Magic realism as post-colonialist device in Midnight's Children Magic realism in relation to the post-colonial and Midnight's Children 'The formal technique of "magic realism,"' Linda Hutcheon writes, '(with its characteristic mixing of the fantastic and the realist) has been singled out by many critics as one of the points of conjunction of post-modernism and post-colonialism' (131). Her tracing the origins of magic realism as a literary style to Latin America and Third World countries is accompanied
Midnights Children Salman Rushdei 1. Comment on the author’s style and characterization. Are the characters believable or paper cutouts? Comic or tragic or both? Are their dilemmas universal to human nature or particular to their situation? - Rushdie's narrator, Saleem Sinai, is the Hindu child raised by wealthy Muslims. Near the beginning of the novel, he informs us that he is falling apart--literally: I mean quite simply that I have begun to crack all over like an old jug--that my poor
Whose history, which narrator? Salman Rushdie’s Midnight’s Children can be read, inter alia, as the unfolding of the twentieth-century India’s history. There is in the novel, virtually all of the twentieth century Indian history: the Jallianwalla Buch tragedy, Quit India movement, Cabinet Mission, freedom movement, Muslim League and its role, riots and bloodshed subsequent to the independence, Five Years Plans, reorganization of Indian states and language riots, Chinese aggression, the theft of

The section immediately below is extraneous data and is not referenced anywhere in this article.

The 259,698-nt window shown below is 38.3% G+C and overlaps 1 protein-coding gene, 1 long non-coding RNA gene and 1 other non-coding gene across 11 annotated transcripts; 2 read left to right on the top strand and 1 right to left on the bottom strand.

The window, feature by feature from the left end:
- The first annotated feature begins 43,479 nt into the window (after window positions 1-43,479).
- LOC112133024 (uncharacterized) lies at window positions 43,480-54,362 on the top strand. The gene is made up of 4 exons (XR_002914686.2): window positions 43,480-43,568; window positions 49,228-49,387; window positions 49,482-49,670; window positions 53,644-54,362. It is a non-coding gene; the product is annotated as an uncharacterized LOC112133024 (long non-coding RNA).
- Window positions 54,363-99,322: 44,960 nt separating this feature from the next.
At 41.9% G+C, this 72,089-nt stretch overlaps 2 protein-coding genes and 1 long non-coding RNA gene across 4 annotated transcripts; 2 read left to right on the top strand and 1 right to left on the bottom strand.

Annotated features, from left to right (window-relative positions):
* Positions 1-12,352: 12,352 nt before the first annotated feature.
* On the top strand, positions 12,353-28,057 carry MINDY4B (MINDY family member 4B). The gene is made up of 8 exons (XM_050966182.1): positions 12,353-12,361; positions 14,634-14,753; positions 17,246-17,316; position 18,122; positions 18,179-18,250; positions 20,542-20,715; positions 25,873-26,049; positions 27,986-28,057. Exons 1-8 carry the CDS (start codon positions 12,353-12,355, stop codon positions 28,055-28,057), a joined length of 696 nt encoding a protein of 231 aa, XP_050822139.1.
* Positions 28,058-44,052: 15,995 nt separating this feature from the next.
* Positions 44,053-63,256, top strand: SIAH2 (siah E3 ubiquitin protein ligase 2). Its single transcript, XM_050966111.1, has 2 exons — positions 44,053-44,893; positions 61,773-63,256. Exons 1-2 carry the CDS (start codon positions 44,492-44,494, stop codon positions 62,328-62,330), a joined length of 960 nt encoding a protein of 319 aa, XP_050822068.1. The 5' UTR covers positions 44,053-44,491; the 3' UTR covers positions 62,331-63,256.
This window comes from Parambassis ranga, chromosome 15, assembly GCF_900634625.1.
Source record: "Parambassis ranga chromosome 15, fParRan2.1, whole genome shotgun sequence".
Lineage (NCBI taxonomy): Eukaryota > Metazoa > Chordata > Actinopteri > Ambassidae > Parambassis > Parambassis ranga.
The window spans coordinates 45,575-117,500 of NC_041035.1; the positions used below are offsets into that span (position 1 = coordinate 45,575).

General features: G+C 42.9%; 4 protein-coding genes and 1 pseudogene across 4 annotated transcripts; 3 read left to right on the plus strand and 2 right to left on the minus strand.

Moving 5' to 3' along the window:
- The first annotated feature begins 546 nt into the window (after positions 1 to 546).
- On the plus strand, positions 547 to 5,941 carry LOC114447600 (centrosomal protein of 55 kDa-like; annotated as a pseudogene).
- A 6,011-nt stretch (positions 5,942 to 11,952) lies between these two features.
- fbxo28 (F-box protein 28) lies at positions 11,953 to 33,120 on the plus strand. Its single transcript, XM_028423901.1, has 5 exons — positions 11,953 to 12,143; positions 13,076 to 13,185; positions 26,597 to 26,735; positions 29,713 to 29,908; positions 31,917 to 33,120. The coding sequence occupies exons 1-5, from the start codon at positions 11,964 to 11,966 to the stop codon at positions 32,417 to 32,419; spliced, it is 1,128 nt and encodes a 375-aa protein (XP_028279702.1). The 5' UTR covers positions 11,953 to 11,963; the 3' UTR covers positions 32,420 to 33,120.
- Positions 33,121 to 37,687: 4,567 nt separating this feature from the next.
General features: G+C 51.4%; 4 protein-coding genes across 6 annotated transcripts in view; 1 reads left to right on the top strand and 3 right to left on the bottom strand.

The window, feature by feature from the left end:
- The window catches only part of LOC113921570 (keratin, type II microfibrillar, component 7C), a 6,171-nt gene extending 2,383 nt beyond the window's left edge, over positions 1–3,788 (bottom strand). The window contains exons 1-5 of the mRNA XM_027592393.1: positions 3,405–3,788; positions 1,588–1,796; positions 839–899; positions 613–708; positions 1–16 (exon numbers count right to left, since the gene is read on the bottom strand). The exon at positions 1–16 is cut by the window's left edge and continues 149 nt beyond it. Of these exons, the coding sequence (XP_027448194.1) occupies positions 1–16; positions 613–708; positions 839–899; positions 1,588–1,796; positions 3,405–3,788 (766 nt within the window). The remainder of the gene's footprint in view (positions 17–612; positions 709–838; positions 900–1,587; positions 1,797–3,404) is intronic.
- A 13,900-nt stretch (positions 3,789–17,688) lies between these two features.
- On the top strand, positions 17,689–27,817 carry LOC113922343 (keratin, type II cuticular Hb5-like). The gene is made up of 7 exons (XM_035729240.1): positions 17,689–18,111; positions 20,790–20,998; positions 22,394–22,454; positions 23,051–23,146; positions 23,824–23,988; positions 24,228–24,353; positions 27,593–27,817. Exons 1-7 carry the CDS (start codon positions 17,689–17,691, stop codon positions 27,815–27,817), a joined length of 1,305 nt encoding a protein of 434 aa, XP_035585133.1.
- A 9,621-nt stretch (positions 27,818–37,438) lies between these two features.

Salman Rushdie’s ‘Midnight’s Children’ 1 Introduction This paper will try to show how Salman Rushdie uses narrative technique, genre and the concept of history in a very new way in Midnight’s Children in order to place his story outside the euro-centric tradition of literature, narrative and history. These traditions, appearing in the colonial period, have constructed a notion of universalism in literature where the ‘classics’ of the western canon have set the order of the day (Ashcroft 91-92)
Midnight’s Children essay Salman Rushdie's creation, Saleem Sinai, has a self-proclaimed "overpowering desire for form" (363). In writing his own autobiography Saleem seems to be after what Frank Kermode says every writer is a after: concordance. Concordance would allow Saleem to bring meaning to moments in the "middest" by elucidating (or creating) their coherence with moments in the past and future. While Kermode talks about providing this order primarily through an "imaginatively predicted future"
Introduction Globalization is perhaps the most important, defining and pervasive phenomenon of our times. It certainly has far-reaching consequences and extends its influence in various forms to almost every part of the world. As Suman Gupta puts it, the phenomenon has achieved “an absolute embrace of the core word, the ‘globe’ itself” and appears relentless in its march, co-opting or crushing everything that stands in its way. Globalization has assumed protean qualities so much so that defining